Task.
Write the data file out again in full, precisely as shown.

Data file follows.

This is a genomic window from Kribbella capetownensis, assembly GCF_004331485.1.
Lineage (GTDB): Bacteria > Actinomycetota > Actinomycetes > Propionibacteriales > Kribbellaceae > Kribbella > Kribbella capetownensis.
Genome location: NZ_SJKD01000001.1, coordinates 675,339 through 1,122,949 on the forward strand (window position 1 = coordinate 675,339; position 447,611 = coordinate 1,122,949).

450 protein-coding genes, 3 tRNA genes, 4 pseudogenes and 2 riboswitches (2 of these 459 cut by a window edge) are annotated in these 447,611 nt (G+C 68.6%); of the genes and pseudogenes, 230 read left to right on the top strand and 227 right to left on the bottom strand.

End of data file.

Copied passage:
This is a genomic window from Kribbella capetownensis, assembly GCF_004331485.1.
Lineage (GTDB): Bacteria > Actinomycetota > Actinomycetes > Propionibacteriales > Kribbellaceae > Kribbella > Kribbella capetownensis.
Genome location: NZ_SJKD01000001.1, coordinates 675,339 through 1,122,949 on the forward strand (window position 1 = coordinate 675,339; position 447,611 = coordinate 1,122,949).

450 protein-coding genes, 3 tRNA genes, 4 pseudogenes and 2 riboswitches (2 of these 459 cut by a window edge) are annotated in these 447,611 nt (G+C 68.6%); of the genes and pseudogenes, 230 read left to right on the top strand and 227 right to left on the bottom strand.